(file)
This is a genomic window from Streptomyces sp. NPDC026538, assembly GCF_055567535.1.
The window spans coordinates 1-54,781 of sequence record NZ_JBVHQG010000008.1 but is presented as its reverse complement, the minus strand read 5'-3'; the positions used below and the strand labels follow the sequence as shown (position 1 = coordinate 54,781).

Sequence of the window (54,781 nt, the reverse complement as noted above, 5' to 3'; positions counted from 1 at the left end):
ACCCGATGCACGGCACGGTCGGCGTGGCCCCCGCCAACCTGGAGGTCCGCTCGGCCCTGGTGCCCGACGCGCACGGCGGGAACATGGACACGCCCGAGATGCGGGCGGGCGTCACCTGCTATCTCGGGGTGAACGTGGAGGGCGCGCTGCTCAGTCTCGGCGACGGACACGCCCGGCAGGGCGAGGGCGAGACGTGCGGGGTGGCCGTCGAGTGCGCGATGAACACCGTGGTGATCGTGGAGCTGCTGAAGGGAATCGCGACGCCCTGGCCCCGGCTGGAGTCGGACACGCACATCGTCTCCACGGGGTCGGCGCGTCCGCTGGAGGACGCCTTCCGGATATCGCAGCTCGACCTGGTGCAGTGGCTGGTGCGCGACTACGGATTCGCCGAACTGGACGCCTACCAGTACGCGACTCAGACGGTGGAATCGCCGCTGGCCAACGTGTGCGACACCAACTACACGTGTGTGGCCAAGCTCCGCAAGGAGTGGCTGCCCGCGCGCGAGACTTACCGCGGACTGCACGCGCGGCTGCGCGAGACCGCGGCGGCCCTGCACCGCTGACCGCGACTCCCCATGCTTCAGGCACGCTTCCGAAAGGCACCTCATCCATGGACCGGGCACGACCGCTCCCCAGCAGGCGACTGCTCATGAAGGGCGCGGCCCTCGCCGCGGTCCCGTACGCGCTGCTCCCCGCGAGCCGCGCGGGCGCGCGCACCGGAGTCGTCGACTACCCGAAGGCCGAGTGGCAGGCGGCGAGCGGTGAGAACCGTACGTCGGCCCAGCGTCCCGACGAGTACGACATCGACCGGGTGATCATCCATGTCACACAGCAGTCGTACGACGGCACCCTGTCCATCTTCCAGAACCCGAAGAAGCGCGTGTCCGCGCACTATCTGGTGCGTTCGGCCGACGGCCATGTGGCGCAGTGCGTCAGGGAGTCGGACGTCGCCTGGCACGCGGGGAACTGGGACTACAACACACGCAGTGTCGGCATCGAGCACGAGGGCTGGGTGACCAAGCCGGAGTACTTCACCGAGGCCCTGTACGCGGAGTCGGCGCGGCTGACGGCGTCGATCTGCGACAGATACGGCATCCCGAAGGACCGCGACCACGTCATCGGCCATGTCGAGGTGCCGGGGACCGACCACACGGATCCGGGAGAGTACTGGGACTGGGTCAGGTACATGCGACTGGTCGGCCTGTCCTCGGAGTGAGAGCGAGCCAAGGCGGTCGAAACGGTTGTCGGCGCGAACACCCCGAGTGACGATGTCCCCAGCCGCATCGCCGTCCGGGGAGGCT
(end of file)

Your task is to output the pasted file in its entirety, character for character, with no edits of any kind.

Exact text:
This is a genomic window from Streptomyces sp. NPDC026538, assembly GCF_055567535.1.
The window spans coordinates 1-54,781 of sequence record NZ_JBVHQG010000008.1 but is presented as its reverse complement, the minus strand read 5'-3'; the positions used below and the strand labels follow the sequence as shown (position 1 = coordinate 54,781).

Sequence of the window (54,781 nt, the reverse complement as noted above, 5' to 3'; positions counted from 1 at the left end):
ACCCGATGCACGGCACGGTCGGCGTGGCCCCCGCCAACCTGGAGGTCCGCTCGGCCCTGGTGCCCGACGCGCACGGCGGGAACATGGACACGCCCGAGATGCGGGCGGGCGTCACCTGCTATCTCGGGGTGAACGTGGAGGGCGCGCTGCTCAGTCTCGGCGACGGACACGCCCGGCAGGGCGAGGGCGAGACGTGCGGGGTGGCCGTCGAGTGCGCGATGAACACCGTGGTGATCGTGGAGCTGCTGAAGGGAATCGCGACGCCCTGGCCCCGGCTGGAGTCGGACACGCACATCGTCTCCACGGGGTCGGCGCGTCCGCTGGAGGACGCCTTCCGGATATCGCAGCTCGACCTGGTGCAGTGGCTGGTGCGCGACTACGGATTCGCCGAACTGGACGCCTACCAGTACGCGACTCAGACGGTGGAATCGCCGCTGGCCAACGTGTGCGACACCAACTACACGTGTGTGGCCAAGCTCCGCAAGGAGTGGCTGCCCGCGCGCGAGACTTACCGCGGACTGCACGCGCGGCTGCGCGAGACCGCGGCGGCCCTGCACCGCTGACCGCGACTCCCCATGCTTCAGGCACGCTTCCGAAAGGCACCTCATCCATGGACCGGGCACGACCGCTCCCCAGCAGGCGACTGCTCATGAAGGGCGCGGCCCTCGCCGCGGTCCCGTACGCGCTGCTCCCCGCGAGCCGCGCGGGCGCGCGCACCGGAGTCGTCGACTACCCGAAGGCCGAGTGGCAGGCGGCGAGCGGTGAGAACCGTACGTCGGCCCAGCGTCCCGACGAGTACGACATCGACCGGGTGATCATCCATGTCACACAGCAGTCGTACGACGGCACCCTGTCCATCTTCCAGAACCCGAAGAAGCGCGTGTCCGCGCACTATCTGGTGCGTTCGGCCGACGGCCATGTGGCGCAGTGCGTCAGGGAGTCGGACGTCGCCTGGCACGCGGGGAACTGGGACTACAACACACGCAGTGTCGGCATCGAGCACGAGGGCTGGGTGACCAAGCCGGAGTACTTCACCGAGGCCCTGTACGCGGAGTCGGCGCGGCTGACGGCGTCGATCTGCGACAGATACGGCATCCCGAAGGACCGCGACCACGTCATCGGCCATGTCGAGGTGCCGGGGACCGACCACACGGATCCGGGAGAGTACTGGGACTGGGTCAGGTACATGCGACTGGTCGGCCTGTCCTCGGAGTGAGAGCGAGCCAAGGCGGTCGAAACGGTTGTCGGCGCGAACACCCCGAGTGACGATGTCCCCAGCCGCATCGCCGTCCGGGGAGGCT